Getting the value proposition right is one of the most ambiguous task entrepreneurs face in the early definition of their idea. It a convergence point where your team and your customer meet. Not easy to pinpoint.
So here are some elements to consider to help you build this value proposition. To simplify, the value proposition is the promise you make to your customers.
When prompted with your value proposition, your target customers should be able to:
- understand what you are proposing them
- decide if this is something they want or not (yes I’m interested, or no, this is not for me)
To be able to craft a decent value proposition you need to understand and align on:
The main problem you are solving for your customers
The problem you are solving should resonate with your target customer. If your target customer recognizes the problem, they will be interested in hearing about the solution you have to offer. That simple as that.
Explain now how you are going to solve the customer problem? At this stage, if the customer agrees with the problem, then he wants to know what the proposed solution is. You don’t need to go into details here, but you want to see if modalities of your solutions are acceptable to the customer. Your solution could be an app. A personalized service. A device.
- Vivino — A mobile application
- MAYU — A jug of water with a rotating stone
As a result of accepting your offer, what could happen to the customer? What can he expect to have or achieve that could not have before?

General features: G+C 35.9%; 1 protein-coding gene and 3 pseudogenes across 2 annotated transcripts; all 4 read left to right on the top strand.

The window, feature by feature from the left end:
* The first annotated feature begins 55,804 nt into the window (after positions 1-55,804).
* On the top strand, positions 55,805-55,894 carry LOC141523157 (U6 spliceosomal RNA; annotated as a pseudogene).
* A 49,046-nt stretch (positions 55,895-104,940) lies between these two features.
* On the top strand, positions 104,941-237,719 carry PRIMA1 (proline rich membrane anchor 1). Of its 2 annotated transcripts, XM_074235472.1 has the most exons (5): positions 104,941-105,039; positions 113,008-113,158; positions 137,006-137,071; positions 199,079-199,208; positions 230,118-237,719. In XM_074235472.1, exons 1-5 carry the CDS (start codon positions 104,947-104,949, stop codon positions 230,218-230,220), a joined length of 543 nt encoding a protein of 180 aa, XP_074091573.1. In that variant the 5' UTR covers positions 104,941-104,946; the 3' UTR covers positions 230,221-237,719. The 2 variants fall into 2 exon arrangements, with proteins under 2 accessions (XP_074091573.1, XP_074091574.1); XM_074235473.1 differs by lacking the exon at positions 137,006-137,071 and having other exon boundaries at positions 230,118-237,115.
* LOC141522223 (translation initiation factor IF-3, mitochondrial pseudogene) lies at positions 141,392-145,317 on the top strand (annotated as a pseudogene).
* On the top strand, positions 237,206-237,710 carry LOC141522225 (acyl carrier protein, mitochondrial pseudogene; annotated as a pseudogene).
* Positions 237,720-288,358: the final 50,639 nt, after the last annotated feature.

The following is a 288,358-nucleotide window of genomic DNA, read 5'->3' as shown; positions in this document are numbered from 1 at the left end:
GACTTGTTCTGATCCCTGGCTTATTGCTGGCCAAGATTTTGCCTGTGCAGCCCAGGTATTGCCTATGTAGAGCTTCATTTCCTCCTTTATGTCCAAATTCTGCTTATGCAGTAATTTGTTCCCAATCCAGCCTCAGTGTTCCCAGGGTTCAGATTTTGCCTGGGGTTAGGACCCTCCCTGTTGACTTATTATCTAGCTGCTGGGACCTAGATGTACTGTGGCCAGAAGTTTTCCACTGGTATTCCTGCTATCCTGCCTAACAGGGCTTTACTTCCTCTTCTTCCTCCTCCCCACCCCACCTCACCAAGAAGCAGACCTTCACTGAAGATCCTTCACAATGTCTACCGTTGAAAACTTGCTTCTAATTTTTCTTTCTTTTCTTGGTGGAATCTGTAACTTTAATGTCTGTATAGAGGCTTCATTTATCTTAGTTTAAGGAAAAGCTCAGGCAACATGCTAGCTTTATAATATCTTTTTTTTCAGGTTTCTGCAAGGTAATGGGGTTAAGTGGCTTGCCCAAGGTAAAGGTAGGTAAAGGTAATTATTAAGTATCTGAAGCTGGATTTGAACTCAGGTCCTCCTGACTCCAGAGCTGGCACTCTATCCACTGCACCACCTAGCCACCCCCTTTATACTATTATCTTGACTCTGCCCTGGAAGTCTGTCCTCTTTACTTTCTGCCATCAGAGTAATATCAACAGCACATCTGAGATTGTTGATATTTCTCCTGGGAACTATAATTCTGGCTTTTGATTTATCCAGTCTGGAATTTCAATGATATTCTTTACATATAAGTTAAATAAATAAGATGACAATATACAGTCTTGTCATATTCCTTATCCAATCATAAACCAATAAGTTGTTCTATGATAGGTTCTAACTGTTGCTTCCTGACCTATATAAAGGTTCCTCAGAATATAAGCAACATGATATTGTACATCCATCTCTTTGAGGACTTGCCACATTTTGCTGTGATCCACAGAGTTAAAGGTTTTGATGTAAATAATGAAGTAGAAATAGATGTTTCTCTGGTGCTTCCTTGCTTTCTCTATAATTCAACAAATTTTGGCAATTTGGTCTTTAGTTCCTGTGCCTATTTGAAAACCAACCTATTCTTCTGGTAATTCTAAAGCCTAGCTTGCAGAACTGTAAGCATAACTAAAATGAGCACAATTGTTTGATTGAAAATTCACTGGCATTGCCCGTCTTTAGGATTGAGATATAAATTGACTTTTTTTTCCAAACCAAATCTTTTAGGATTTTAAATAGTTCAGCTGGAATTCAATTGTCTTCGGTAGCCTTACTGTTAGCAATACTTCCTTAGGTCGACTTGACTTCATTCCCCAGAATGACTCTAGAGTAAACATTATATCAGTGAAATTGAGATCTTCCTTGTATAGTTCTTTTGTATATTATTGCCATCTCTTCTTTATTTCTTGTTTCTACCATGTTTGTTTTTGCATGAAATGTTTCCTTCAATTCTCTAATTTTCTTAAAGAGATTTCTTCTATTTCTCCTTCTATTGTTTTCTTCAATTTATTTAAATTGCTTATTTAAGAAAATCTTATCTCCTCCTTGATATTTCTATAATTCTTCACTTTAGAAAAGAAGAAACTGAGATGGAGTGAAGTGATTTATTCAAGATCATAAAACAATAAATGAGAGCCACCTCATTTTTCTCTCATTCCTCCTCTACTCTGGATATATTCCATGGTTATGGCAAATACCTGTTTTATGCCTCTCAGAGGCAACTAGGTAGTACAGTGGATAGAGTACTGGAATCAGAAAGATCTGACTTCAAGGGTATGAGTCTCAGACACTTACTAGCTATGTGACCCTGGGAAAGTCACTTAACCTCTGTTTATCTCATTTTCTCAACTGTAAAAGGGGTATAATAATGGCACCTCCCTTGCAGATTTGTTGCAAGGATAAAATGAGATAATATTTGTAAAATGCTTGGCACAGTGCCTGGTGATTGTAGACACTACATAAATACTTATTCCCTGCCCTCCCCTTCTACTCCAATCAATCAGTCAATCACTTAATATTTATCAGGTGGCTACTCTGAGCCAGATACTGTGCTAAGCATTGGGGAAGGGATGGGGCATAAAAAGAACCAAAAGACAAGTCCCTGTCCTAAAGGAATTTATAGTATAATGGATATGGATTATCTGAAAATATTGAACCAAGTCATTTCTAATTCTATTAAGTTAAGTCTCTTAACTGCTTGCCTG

- Vivino: feel great about their choice of wine, the confidence that the bottle they will share is a good one
- MAYU: drink purified water, and live healthier
Thinking from the customer perspective is always useful. Think of what a happy customer would say after using your solution? This makes your value proposition very tangible for you and for the target customer that will see it.
To see if your value proposition is one that is compelling to your target customer, you simply present it to them and hope for a firm agreement. More than a yes, an engagement from that customer, joined with some commitment from them. Otherwise, don’t really if they’re just being polite are really interested. Think of what could be a good commitment you could ask your customers, should they be interested in your proposition. It could be pre-paying for the solution, registering for your service, sending you further data.
Ready to build your value proposition now?
Your value proposition is ready?